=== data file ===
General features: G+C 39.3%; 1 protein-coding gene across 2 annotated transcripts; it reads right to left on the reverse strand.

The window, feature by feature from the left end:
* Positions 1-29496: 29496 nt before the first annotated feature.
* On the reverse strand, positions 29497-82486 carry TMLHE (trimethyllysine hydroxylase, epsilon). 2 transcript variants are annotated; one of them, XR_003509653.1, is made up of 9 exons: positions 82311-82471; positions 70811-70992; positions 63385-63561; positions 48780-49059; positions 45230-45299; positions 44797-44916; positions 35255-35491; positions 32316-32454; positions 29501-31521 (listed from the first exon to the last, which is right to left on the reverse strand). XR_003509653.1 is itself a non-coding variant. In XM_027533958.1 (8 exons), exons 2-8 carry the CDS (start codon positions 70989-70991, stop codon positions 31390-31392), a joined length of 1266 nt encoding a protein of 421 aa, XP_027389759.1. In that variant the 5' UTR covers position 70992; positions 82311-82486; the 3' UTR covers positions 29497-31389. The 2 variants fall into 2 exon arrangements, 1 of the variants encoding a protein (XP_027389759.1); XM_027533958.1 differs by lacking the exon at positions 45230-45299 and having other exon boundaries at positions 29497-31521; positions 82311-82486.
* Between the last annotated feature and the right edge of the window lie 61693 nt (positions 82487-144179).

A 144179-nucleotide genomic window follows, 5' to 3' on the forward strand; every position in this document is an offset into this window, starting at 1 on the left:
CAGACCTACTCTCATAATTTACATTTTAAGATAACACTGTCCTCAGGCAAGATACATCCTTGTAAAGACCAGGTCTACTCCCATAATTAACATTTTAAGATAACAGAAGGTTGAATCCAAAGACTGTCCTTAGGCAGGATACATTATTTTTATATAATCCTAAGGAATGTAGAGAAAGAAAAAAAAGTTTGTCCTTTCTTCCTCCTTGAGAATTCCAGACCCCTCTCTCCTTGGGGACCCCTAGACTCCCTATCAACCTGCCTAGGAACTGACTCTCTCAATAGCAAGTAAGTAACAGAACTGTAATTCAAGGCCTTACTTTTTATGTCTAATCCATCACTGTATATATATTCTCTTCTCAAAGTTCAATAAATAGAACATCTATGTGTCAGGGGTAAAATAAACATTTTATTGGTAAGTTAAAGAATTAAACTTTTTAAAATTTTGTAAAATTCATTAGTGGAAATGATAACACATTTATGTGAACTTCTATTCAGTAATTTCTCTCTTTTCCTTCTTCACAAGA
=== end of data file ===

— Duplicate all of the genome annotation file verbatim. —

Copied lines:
General features: G+C 39.3%; 1 protein-coding gene across 2 annotated transcripts; it reads right to left on the reverse strand.

The window, feature by feature from the left end:
* Positions 1-29496: 29496 nt before the first annotated feature.
* On the reverse strand, positions 29497-82486 carry TMLHE (trimethyllysine hydroxylase, epsilon). 2 transcript variants are annotated; one of them, XR_003509653.1, is made up of 9 exons: positions 82311-82471; positions 70811-70992; positions 63385-63561; positions 48780-49059; positions 45230-45299; positions 44797-44916; positions 35255-35491; positions 32316-32454; positions 29501-31521 (listed from the first exon to the last, which is right to left on the reverse strand). XR_003509653.1 is itself a non-coding variant. In XM_027533958.1 (8 exons), exons 2-8 carry the CDS (start codon positions 70989-70991, stop codon positions 31390-31392), a joined length of 1266 nt encoding a protein of 421 aa, XP_027389759.1. In that variant the 5' UTR covers position 70992; positions 82311-82486; the 3' UTR covers positions 29497-31389. The 2 variants fall into 2 exon arrangements, 1 of the variants encoding a protein (XP_027389759.1); XM_027533958.1 differs by lacking the exon at positions 45230-45299 and having other exon boundaries at positions 29497-31521; positions 82311-82486.
* Between the last annotated feature and the right edge of the window lie 61693 nt (positions 82487-144179).

A 144179-nucleotide genomic window follows, 5' to 3' on the forward strand; every position in this document is an offset into this window, starting at 1 on the left:
CAGACCTACTCTCATAATTTACATTTTAAGATAACACTGTCCTCAGGCAAGATACATCCTTGTAAAGACCAGGTCTACTCCCATAATTAACATTTTAAGATAACAGAAGGTTGAATCCAAAGACTGTCCTTAGGCAGGATACATTATTTTTATATAATCCTAAGGAATGTAGAGAAAGAAAAAAAAGTTTGTCCTTTCTTCCTCCTTGAGAATTCCAGACCCCTCTCTCCTTGGGGACCCCTAGACTCCCTATCAACCTGCCTAGGAACTGACTCTCTCAATAGCAAGTAAGTAACAGAACTGTAATTCAAGGCCTTACTTTTTATGTCTAATCCATCACTGTATATATATTCTCTTCTCAAAGTTCAATAAATAGAACATCTATGTGTCAGGGGTAAAATAAACATTTTATTGGTAAGTTAAAGAATTAAACTTTTTAAAATTTTGTAAAATTCATTAGTGGAAATGATAACACATTTATGTGAACTTCTATTCAGTAATTTCTCTCTTTTCCTTCTTCACAAGA